Waitomo (Water Cave)

With Rotorua in our rear view window and the sulfur no longer in our nostrils, we were ready for our first real adventure in New Zealand.

The reason for our next location was equally as specific as the last. We drove 2 hours to the town of Waitomo, which is famous for their caves and even more famous for what you see inside of them. 

Millions of glow worms are dramatically showcased in the pitch black but can only be seen deep into the water filled caves.

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What are glow worms? Below is the not so scientific description. 

The glow worms are actually carnivorous maggots that poo a fluorescent blue color to attract the insects they eat. They reside on the ceiling and walls of caves. In the absolute darkness each worm appears like a little blue LED light. If you shine a flashlight on them you can see that they each have a long strand hanging down that works like a spider web to trap the insects attracted to the light. 

Okay, back to the town of Waitomo, which means water cave in Maori. This is a one road town with population only measuring in the hundreds. We stayed at the Juno hostel, which was located on the property of a local farmer. It had the pleasant vibe of being in a cabin at summer camp, but unfortunately with wifi quality to match. 

In a search for good internet to update the blog we stumbled in to the local bar/cafe/general store with a big free wifi sign. Liz had a cappuccino while I couldn’t resist the advertisement for the beer flight with home made bread and dips combo. It turns out the wifi wasn’t working so we just sat outside, enjoyed our respective vices and the company of the Irish owner. 

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He gave us a free game of pool before we left and though Liz held her own, I still kicked her butt. Liz drove us to the next town over to pick up dinner to cook. We picked up roadside fruit and some chicken to throw on the grill. 

That night a little after 10pm we convinced some of our fellow hostel mates to join us in search of caves and glow worms. We hiked about 15 minutes with a couple head lamps and iPhones to light the way. We learned the next day that there are two caves to access at night and we found the less impressive one. You could get a glimpse of the glow worms for free but it pales in comparison to the experience (and the cost) of our tour.
In summary, the adventure of hiking down a dark trail through the forest and meeting fellow travelers from all over the world was worth the trip. If anybody reading this is attempting to actually see the caves, go straight and not to the right at the fork in the trail. Ignore the sign that says 2 hours, that is an entirely different hike. It should take between 5-7 minutes to walk to either cave from the fork.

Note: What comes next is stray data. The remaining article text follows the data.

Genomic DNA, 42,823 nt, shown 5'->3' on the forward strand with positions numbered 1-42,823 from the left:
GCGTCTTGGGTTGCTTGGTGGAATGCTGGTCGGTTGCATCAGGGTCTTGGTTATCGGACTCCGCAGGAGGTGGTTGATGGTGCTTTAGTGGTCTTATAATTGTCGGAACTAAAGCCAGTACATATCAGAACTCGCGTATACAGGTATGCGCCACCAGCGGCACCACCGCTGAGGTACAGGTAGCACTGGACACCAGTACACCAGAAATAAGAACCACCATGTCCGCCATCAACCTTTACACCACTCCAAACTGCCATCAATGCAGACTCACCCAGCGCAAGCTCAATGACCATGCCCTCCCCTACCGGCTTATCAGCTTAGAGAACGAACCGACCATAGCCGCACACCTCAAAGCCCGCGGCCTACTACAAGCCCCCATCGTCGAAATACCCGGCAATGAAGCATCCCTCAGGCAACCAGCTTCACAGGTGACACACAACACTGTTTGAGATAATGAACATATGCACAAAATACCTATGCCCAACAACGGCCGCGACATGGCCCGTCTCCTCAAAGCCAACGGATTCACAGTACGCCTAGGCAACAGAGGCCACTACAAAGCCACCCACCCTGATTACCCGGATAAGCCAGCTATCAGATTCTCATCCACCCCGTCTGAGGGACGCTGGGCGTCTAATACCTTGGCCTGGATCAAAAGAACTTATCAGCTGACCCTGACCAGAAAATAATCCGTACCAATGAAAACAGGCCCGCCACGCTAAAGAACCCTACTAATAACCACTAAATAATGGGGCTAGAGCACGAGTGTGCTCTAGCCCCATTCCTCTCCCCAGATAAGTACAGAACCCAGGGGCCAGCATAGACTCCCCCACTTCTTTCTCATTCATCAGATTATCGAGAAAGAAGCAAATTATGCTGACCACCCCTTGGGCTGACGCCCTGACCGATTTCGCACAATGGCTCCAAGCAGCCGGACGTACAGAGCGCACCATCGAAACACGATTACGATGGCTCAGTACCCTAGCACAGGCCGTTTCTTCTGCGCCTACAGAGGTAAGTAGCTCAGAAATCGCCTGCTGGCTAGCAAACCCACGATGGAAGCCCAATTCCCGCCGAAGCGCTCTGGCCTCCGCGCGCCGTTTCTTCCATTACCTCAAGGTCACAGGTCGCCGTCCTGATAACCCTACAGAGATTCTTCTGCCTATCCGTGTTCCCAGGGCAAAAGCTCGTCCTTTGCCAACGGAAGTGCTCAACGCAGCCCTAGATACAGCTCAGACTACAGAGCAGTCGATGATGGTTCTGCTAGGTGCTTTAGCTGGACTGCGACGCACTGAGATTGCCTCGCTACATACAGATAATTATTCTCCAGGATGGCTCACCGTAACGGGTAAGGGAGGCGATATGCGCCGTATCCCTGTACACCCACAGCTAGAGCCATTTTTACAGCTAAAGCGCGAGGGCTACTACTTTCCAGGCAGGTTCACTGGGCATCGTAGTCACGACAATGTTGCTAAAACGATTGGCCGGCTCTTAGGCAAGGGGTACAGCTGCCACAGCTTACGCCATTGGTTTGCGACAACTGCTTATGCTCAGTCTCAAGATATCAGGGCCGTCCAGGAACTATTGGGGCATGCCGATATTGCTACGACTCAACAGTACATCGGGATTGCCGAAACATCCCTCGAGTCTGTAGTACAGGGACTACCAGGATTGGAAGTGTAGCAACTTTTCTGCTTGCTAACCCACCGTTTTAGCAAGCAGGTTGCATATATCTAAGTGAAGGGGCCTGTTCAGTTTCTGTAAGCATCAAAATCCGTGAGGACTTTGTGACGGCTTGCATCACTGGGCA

The next morning we woke up early for the real reason we came to Waitomo, to go black water rafting. At 8 am we showed up at Black Water Rafting Company for their Black Labyrinth adventure. The tour group of ten zipped up in our wet suits to mitigate the 60 degree cave waters. 

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Our funny guides gave us a quick training, both to accept the water temperature and our fate of having to to jump backwards off waterfalls. At a nearby river with wooden platforms they yelled 1-2-3 Jump! Cold water engulfs you and we were ready to take on the caves! 

    
The highlights of this 2 hour adventure are intertubing through class one rapids, crawling through cave tunnels (tough if you are claustrophobic) and jumping off waterfalls backwards, all of which is done in the underground darkness with only the light of our headlamps. 

  

  

  

  

   
  
The sparkling moment (literally) of the tour was turning off our headlamps which exposes the glow worms in great contrast to the pitch black caves. It was unreal and can only be understood completely by experience. 

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Our jokester guides made us find our final way out without headlamps and guided only by th glow worms and the slowly appearing natural light as we got closer. It’s a fun game for them and you bump into the walls a bit, but the water is calm so it’s very peaceful. 

 
The sun greeted us with open arms and we peeled off our wet suits to let it dry our chilled bodies. We had hot showers and mediocre bagels and tomato soup waiting our arrival back to base. We learned that not even floating in frigid waters for 2 hours would influence our taste for a good bagel, New York still prevails. 

What a real NY bagel is! Flashback to a typical Sunday back when…

Showered and fed (sort of) we jumped in the car and headed south for the next stop. 

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